Posterior auricular artery
The posterior auricular artery gives off five branches in total. They contribute to the blood supply of various neck muscles, structures of the ear and surrounding cutaneous area, parotid gland and facial nerve.
This article will discuss the anatomy and functions of the posterior auricular artery.
|Origin||External carotid artery|
|Branches||Stylomastoid artery, posterior tympanic artery, auricular branch, occipital branch, parotid branch, perforating muscle branches|
|Supply||Neck muscles: sternocleidomastoid, stylohyoid and digastric
Ear structures: external auditory meatus, tympanic cavity, tympanic membrane, semicircular canals
Cutaneous supply: skin over the auricular and temporal regions of the head
Other structures: occipitofrontalis muscle, parotid gland, facial nerve, mastoid antrum air cells
Origin and course
The posterior auricular artery stems from the posterior aspect of the external carotid artery, proximal to its bifurcation. The point of origin is superior to the digastric and stylohyoid muscles. The artery follows a superior course within the digastric (submandibular) triangle of the neck until the level of the parotid gland.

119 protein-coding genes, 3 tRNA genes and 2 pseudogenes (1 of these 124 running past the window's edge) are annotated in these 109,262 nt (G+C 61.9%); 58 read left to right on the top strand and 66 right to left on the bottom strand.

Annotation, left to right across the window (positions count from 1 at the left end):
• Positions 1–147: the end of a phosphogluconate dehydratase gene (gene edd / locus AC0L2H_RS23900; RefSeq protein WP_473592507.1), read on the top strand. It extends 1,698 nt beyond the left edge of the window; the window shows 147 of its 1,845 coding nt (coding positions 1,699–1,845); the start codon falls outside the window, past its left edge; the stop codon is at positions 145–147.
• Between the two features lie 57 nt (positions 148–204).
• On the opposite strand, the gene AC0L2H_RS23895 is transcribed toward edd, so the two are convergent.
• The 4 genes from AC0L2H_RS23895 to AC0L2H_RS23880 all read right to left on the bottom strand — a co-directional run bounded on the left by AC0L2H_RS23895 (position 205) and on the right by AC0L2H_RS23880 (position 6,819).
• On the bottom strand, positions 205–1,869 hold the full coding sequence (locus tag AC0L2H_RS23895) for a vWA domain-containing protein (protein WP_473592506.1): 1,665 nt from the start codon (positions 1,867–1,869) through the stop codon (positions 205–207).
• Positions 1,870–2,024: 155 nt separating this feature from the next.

At this point, the artery continues between the parotid gland anteriorly and the styloid process of temporal bone posteriorly until it reaches the auricle of the ear. From there, it turns posterosuperiorly, continuing between the auricular cartilage and mastoid process. The posterior auricular artery ends by anastomosing with the occipital artery.
Branches and supply
The posterior auricular artery has five branches:
- The stylomastoid artery extends through the stylomastoid foramen to supply structures of the middle and internal ear; bony tympanic cavity, mastoid antrum and semicircular canals. It also provides oxygenated blood to the facial nerve.
- The posterior tympanic branch contributes to the blood supply of the tympanic membrane. It anastomoses with the anterior tympanic artery, forming a vascular circle over the internal aspect of the tympanic membrane.
- The auricular branch supplies the skin over the medial surface of the auricle. In addition, it also provides blood for the extrinsic auricular muscles; auricularis anterior, superior and posterior.
- The occipital branch vascularizes the skin posterosuperior to the auricle and the occipital belly of occipitofrontalis muscle.
- The parotid branch supplies the parotid gland.
Close to its point of origin, the posterior auricular artery also sends off several perforating branches to three muscles of the neck: sternocleidomastoid, digastric and stylohyoid. It also contributes to the vascular supply of the external auditory meatus.
Learn more about the anatomy of the superficial arteries of the head using the following videos, articles, quizzes and illustrations.